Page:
19-11-18 Manufacturing enhancements
What is Hybrid Manufacturing?
The simplest way to understand hybrid manufacturing is as a combination of additive processes—3D printing, known in the context of production as additive manufacturing (AM)—and subtractive processes, such as milling. While there are plenty of parts being made through some combination of these processes—and more are being introduced all the time—the crucial qualifier for hybrid manufacturing is that both processes occur on the same machine.
A part that is printed on a metal 3D printer, surface machined to improve its finish and separated from its build plate using a wire EDM would be an impressive example of modern manufacturing techniques, but it wouldn’t count as an example of hybrid manufacturing. Consequently, the number of parts produced via hybrid manufacturing may be relatively small. The technology is still relatively new, even for an industry as young as 3D printing.
Hybrid Manufacturing Applications
All talk of technology aside, the eternal question in manufacturing persists: What’s the application?
“Like machining, the applications are diverse: aerospace, medical, mold and die, lots of different things,” Hranka said. “Metal 3D printing is a new technology, and everyone using it is facing the challenge of material qualification. We’re focused on printing very fast and utilizing the strengths of the CNC machine.”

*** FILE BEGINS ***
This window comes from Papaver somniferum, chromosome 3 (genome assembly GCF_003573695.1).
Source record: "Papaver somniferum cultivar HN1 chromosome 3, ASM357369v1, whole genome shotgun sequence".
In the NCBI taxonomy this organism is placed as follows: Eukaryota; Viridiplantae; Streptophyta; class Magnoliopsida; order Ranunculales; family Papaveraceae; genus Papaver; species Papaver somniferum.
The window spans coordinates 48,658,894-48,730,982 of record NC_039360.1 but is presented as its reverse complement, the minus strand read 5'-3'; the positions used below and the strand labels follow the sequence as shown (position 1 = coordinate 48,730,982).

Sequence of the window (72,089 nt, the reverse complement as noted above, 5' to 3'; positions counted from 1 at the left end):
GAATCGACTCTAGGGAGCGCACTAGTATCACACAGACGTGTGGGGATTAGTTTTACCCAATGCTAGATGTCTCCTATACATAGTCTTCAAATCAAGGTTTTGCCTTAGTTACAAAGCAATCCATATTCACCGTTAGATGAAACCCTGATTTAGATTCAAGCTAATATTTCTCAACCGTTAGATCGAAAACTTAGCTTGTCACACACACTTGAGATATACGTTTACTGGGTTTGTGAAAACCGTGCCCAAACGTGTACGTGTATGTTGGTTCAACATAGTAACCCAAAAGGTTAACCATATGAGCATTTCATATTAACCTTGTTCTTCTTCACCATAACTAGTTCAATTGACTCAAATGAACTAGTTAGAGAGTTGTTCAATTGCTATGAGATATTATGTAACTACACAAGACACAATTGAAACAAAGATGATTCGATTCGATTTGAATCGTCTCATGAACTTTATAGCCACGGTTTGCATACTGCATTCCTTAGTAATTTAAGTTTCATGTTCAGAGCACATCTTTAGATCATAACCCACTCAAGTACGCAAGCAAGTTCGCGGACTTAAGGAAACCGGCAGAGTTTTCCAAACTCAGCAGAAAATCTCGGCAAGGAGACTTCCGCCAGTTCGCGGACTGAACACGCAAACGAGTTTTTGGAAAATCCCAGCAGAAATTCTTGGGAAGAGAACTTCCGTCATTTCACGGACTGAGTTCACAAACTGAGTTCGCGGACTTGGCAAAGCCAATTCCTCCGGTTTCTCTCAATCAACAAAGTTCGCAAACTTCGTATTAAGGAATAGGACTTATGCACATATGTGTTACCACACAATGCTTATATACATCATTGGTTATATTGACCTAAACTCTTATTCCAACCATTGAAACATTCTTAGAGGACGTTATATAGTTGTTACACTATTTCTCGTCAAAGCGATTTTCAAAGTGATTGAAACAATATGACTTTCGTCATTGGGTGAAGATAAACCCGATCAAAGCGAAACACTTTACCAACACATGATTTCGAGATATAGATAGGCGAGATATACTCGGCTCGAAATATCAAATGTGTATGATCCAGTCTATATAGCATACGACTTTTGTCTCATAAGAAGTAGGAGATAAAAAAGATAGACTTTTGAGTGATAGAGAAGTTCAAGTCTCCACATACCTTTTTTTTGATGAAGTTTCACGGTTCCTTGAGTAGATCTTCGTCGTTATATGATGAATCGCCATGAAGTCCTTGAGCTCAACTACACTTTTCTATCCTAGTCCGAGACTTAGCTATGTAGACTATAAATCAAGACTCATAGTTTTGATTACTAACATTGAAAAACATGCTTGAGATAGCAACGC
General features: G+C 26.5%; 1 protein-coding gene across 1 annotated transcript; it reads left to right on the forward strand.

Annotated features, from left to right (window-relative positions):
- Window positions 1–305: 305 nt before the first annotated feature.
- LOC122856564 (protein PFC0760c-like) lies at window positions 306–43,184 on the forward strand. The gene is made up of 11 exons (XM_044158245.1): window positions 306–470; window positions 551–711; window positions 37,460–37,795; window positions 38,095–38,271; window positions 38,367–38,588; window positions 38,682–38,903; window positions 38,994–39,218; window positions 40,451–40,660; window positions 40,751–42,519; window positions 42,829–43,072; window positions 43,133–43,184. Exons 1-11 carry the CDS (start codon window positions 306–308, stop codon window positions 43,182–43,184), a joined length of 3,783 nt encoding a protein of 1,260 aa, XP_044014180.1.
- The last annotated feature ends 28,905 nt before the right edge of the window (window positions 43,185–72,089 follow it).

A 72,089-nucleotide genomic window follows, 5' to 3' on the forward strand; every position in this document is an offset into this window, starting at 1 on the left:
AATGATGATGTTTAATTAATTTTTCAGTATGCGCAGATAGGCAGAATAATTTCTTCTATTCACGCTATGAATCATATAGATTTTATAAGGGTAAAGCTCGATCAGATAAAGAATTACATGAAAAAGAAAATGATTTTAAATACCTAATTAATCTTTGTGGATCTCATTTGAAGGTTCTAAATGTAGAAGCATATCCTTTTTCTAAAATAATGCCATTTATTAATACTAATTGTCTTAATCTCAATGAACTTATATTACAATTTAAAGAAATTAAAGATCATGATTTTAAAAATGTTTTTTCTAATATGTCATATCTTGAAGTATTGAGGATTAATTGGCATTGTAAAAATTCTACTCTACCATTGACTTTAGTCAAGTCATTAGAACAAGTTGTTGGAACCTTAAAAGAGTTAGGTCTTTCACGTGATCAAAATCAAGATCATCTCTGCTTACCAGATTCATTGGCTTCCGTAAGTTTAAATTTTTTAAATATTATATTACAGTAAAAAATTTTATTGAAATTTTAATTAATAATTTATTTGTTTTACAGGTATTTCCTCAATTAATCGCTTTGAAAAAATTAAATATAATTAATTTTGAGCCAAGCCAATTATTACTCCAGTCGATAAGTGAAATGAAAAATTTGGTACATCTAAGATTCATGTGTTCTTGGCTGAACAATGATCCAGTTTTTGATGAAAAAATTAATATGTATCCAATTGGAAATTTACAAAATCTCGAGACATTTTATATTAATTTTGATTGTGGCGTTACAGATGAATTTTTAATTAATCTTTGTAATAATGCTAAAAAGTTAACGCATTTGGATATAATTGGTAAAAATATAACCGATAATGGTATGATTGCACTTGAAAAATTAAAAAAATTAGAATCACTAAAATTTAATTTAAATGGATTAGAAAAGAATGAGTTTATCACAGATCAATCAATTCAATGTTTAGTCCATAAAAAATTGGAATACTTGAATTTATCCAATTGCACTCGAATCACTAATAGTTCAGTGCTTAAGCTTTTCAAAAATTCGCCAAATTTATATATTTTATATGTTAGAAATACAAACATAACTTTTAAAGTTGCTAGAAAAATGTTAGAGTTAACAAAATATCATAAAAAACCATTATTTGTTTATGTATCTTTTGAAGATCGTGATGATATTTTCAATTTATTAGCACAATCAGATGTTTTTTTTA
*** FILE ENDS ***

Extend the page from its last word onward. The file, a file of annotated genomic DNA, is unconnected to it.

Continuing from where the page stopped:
The ability to layer metals and develop new alloys is unquestionably exciting, but that excitement needs to be tempered with a reminder about the onerousness of industry regulation.
Laser multitasking machine combined five-axis machining with a laser head providing both additive and subtractive manufacturing capabilities. It enables complete part production on one machine.
The machine implements laser metal deposition (LMD) technology to provide users with the ability to cut parts of different sizes and shapes. LMD supplies powder from nozzles and performs laser melting and bonding to parent material. This enables the combination of various types of materials, as well as three-dimensional fabrication and cladding. Variable control of laser spot diameters (from 0.4 to 8.5 mm) increases efficiency and resolution, according to the company. This combination of features enables mid-process part inspection and material exchange, coolant use in the work envelope and greater process speed.
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Source Eng. and MTT